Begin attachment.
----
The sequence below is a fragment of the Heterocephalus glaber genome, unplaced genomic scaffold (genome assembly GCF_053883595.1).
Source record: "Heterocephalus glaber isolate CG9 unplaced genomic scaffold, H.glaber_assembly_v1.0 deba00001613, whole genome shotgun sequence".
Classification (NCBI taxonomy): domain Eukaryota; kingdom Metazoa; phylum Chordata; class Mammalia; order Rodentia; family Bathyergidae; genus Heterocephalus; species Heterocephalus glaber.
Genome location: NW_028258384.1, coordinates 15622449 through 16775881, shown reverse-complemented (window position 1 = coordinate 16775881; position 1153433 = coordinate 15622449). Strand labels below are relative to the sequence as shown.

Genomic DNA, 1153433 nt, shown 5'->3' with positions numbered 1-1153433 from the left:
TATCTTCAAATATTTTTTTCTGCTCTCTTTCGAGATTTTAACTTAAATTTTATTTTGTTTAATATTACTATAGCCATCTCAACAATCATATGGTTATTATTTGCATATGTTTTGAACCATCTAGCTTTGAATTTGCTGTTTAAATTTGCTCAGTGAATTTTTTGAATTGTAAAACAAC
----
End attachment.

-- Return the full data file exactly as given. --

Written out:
The sequence below is a fragment of the Heterocephalus glaber genome, unplaced genomic scaffold (genome assembly GCF_053883595.1).
Source record: "Heterocephalus glaber isolate CG9 unplaced genomic scaffold, H.glaber_assembly_v1.0 deba00001613, whole genome shotgun sequence".
Classification (NCBI taxonomy): domain Eukaryota; kingdom Metazoa; phylum Chordata; class Mammalia; order Rodentia; family Bathyergidae; genus Heterocephalus; species Heterocephalus glaber.
Genome location: NW_028258384.1, coordinates 15622449 through 16775881, shown reverse-complemented (window position 1 = coordinate 16775881; position 1153433 = coordinate 15622449). Strand labels below are relative to the sequence as shown.

Genomic DNA, 1153433 nt, shown 5'->3' with positions numbered 1-1153433 from the left:
TATCTTCAAATATTTTTTTCTGCTCTCTTTCGAGATTTTAACTTAAATTTTATTTTGTTTAATATTACTATAGCCATCTCAACAATCATATGGTTATTATTTGCATATGTTTTGAACCATCTAGCTTTGAATTTGCTGTTTAAATTTGCTCAGTGAATTTTTTGAATTGTAAAACAAC